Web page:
Last Fall, Trade Commissioner Malmstroem responded to growing criticism of the EU public and proposed a radically changed vision of an investor-state dispute settlement (ISDS) for TTIP and all future (and eventually even past) EU trade deals. The basis of the proposal is that ad hoc private tribunals would be transformed into a permanent, publicly-appointed body with an appeals mechanism. This proposal is supposed to be the one that would turn the EU public back in favor of TTIP. However, problems are expected when the EU negotiating team tables the proposal in the 12th round of TTIP talks later in February.
Since the proposal was published, US reactions have been rather lukewarm. According to the American business community and to US Trade Representative Froman, it is not self-evident why an investment court should have an appeals mechanism. Since cases against the US are rare and even rarer are cases where the investor wins, Froman asks why the corporations should have a second chance to bite. Also, the US business community seems to be wary of a publicly-appointed permanent panel of judges. They worry that in such cases, the judges would be automatically biased against the corporation. A panel appointed ad hoc by both parties seems to be a better, more neutral way for them. The US propose a modernized version of “classic” ISDS – such as the one in the recently-sealed TPP, or else in EU trade deals with Canada or Singapore (although the deal with Canada is expected to be changed in favor of a permanent arbitration panel). Also, the reformed ISDS is expected to go into trouble in the US Congress anyway.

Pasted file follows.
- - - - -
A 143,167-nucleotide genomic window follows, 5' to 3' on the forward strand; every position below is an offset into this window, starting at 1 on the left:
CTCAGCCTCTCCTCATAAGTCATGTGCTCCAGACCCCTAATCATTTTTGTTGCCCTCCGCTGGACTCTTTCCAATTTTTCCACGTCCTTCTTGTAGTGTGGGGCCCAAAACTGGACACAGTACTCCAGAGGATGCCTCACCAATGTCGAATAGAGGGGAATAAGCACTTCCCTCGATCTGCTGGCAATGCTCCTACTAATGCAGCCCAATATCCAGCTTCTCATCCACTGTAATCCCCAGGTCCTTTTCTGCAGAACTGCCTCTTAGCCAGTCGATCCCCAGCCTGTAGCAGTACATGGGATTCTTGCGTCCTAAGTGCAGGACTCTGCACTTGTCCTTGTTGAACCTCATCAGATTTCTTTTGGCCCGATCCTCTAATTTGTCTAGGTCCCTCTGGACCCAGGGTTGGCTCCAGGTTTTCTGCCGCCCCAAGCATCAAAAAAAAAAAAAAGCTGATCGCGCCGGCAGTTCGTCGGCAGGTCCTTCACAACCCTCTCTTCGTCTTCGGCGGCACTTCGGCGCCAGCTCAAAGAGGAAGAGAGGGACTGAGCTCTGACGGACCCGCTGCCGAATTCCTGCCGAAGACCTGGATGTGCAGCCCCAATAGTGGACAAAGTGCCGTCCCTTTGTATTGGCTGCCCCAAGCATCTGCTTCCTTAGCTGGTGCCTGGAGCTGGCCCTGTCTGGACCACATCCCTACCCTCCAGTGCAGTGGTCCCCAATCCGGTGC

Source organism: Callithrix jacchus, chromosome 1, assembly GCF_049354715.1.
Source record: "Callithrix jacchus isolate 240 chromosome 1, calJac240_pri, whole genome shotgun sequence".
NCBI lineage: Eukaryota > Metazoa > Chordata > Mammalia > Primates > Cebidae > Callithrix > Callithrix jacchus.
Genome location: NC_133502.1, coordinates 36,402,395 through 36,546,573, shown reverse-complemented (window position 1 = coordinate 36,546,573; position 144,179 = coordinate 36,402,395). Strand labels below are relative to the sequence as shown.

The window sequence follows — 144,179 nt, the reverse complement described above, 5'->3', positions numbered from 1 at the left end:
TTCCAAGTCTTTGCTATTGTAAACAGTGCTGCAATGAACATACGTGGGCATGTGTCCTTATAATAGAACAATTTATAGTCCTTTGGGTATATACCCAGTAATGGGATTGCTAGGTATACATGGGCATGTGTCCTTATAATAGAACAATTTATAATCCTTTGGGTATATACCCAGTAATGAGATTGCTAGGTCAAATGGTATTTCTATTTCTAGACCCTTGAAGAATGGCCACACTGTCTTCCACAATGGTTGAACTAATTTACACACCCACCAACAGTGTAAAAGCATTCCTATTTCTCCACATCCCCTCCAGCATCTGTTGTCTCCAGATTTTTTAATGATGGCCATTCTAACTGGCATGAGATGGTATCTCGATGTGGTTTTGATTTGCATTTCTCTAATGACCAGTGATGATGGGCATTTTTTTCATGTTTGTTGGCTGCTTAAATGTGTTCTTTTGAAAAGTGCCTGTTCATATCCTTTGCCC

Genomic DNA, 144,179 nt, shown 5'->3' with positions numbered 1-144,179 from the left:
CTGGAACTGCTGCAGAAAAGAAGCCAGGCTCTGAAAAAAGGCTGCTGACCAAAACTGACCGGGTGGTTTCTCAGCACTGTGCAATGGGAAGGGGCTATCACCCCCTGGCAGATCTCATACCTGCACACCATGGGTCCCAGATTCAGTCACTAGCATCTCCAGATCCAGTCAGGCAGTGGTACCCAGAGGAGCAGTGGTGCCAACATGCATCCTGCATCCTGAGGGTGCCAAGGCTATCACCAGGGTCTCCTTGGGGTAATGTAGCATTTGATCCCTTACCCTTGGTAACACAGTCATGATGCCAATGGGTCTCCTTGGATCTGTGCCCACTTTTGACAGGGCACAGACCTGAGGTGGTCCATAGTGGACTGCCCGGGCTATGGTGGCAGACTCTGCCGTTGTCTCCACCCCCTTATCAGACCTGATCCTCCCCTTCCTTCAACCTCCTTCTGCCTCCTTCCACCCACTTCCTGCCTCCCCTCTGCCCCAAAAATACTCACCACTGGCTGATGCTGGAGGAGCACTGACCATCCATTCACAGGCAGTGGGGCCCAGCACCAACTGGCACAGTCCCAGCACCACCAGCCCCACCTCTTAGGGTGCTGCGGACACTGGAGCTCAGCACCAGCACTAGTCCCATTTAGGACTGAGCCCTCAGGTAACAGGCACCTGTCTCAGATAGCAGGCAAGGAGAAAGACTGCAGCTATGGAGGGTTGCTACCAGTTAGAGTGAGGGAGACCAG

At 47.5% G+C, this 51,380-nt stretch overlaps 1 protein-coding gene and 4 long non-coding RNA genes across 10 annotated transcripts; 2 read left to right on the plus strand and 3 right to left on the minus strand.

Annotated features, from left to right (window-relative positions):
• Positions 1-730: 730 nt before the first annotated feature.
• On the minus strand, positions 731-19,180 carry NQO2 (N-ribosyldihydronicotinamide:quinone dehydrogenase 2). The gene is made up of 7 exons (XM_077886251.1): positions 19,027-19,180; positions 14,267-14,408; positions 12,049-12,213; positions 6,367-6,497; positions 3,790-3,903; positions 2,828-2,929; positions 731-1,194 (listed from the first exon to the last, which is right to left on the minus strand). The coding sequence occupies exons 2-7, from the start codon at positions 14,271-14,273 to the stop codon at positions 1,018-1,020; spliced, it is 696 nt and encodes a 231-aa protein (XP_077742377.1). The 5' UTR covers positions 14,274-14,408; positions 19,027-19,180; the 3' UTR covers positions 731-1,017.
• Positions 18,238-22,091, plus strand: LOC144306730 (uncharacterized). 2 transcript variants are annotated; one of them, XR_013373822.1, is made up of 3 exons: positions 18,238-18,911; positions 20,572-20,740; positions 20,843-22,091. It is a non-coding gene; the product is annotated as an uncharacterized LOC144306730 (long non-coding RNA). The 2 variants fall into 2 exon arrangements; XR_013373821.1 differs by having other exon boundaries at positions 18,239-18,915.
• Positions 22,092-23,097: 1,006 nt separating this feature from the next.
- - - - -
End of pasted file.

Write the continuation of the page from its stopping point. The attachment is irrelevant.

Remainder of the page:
In any case, the road ahead for TTIP will be difficult. The EC used its reformed ISDS as the main PR selling point for TTIP. If a compromise is reached, it will inevitable be seen as a loss for the EU. But since the US reception of the reformed ISDS has been rather lukewarm, a compromise is the most likely outcome. Also, a German association of judges issued an opinion last week stating that ISDS even in its reformed version would be illegal, in their opinion.
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Read also an article by the World Economic Forum Why we can't make a good case for or against the TPP.
11th January 2018
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